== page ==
ESPN’s NBA Halftime Show Remains An Unmitigated Disaster

As halftime arrived for Game 5 of the 2022 NBA Finals, the Golden State Warriors led the Boston Celtics by 12 and there was plenty to talk about, from the Warriors’ defensive brilliance, to the Celtics’ offensive ineptitude, to the adjustments needed from both sides to try and open things up offensively coming out of halftime.

On most sporting events on most networks, the halftime show would provide ample room for the analysts to make points, dive into highlights, and banter about what each team should be trying to do in the second half. However, ESPN’s halftime show for NBA games decidedly does not do that.

Instead, they spend the 15-minute break trying to see how many commercials they can squeeze in. Here is the honest to god breakdown of the halftime “show” viewers were treated to on ABC during Game 5:

  • A 30-second sponsored segment from DraftKings where Mike Greenberg asked Jalen Rose who would be the top third quarter performer
  • Two minutes of discussion of the first half in which Rose, Stephen A. Smith, and Michael Wilbon each got about 30 seconds each to fire off their takes
  • A 15-second bumper of Stephen A. talking over a slow-mo Jayson Tatum video followed by a Meta Quest ad read from Greeny.

At this point, the broadcast returned to courtside for a Wired segment and brief discussion from the broadcast booth about the half before the game resumed. As is oftentimes the case when I am when watching NBA games on ESPN, I was left wondering why they even bother having a halftime show.

For years, ESPN has shuffled the deck on its NBA studio show, trying in vain to make up ground on Turner’s beloved Inside the NBA crew. After the Rachel Nichols fiasco and Paul Pierce’s exit by way of a wild IG live, the network once again made sweeping changes by adding Stephen A. and Wilbon to the desk alongside Rose. Greenberg, a veteran broadcaster who knows how to set up his colleagues as well as anyone in the business, was essentially brought in to play point guard.

However, no combination of names stands a chance of finding success in the current format, in which ESPN and ABC try to extract as much ad revenue as humanly possible out of halftime and then kick it over to SportsCenter after the game in lieu of an actual postgame show.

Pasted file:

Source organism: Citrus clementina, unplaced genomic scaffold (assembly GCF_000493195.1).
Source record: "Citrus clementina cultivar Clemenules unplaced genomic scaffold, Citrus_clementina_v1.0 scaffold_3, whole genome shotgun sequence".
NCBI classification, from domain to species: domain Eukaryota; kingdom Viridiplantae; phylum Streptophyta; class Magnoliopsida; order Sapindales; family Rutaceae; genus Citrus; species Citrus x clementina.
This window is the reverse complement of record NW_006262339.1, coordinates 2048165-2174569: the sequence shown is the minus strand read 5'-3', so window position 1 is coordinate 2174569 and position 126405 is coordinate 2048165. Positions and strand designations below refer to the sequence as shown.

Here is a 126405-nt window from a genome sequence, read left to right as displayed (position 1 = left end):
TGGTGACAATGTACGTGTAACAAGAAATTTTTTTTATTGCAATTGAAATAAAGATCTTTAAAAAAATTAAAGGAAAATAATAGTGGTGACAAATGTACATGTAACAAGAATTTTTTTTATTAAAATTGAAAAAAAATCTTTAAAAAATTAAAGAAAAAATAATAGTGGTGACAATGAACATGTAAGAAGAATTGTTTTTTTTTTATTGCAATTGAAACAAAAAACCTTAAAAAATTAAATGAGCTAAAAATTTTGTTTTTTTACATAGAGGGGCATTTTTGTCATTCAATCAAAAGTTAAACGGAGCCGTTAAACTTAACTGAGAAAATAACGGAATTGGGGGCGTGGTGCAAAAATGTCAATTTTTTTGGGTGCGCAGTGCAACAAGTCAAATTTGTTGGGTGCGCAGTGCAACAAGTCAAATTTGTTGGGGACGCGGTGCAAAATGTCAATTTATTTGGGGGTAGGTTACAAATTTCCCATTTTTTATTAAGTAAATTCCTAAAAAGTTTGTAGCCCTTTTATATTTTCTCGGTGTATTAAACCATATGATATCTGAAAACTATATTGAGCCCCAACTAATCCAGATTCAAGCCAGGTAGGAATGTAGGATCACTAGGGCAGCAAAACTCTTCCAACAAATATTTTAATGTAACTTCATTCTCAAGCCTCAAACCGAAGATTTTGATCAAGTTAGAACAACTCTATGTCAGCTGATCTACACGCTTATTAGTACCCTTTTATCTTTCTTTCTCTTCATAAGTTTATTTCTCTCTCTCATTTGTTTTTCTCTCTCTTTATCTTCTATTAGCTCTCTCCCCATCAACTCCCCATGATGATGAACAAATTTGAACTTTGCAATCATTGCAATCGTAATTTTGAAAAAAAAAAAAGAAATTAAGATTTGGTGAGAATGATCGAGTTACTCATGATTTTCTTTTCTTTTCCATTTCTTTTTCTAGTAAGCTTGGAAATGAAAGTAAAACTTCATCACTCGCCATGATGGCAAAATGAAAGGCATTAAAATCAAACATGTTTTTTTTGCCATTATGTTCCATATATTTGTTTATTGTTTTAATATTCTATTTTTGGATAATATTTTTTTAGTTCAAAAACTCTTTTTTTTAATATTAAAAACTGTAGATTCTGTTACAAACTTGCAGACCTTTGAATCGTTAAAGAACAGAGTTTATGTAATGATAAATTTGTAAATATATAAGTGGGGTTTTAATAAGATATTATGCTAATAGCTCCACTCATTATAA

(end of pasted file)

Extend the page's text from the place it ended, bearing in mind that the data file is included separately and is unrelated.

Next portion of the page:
The magic of Inside the NBA is not just the people — although, that’s the biggest piece of the puzzle — it’s that that they have room to breathe. You are given the opportunity to enjoy them as analysts, personalities, and everything else that comes from being, at the end of the day, a TV show. Kenny Smith’s halftime video breakdown at the big board in Studio J is given more time than anything on the entire ESPN halftime show, and that’s just the second segment of the program. It usually follows Shaq’s own video breakdown, and once Smith’s done, the floor is given to Chuck to rant about whatever he’d like.

Those back-and-forths that lead to the hysterical moments between Chuck and Shaq would be impossible if each were given just 30-45 seconds to talk. The same goes for the insight Kenny can give at the board, not to mention how they can really stretch out and get weird on the postgame show that goes for a full half-hour (or more, sometimes) after the final game ends and lets them dive deep on the topics that interest them. Yes, ESPN has a pregame show, but that is only part of the equation, and with how the network has decided to go in a very personality-driven direction with its NBA coverage, it feels like a gigantic waste of the talents of Rose, Smith, and Wilbon to take away their ability to react to things we just saw happen.

For ESPN to have the league’s biggest property in the Finals and to provide so little during their halftime show is rather pathetic. It’s not the fault of those on set, it is the fault of decision makers at the top who set them up to fail by selling four commercial breaks worth of ad space, plus two sponsored segments that take away any time to even attempt to provide real insight into the game we’re all watching. Until that changes, they stand no chance, and whoever they shuffle into those seats during their next shakeup will see the same results.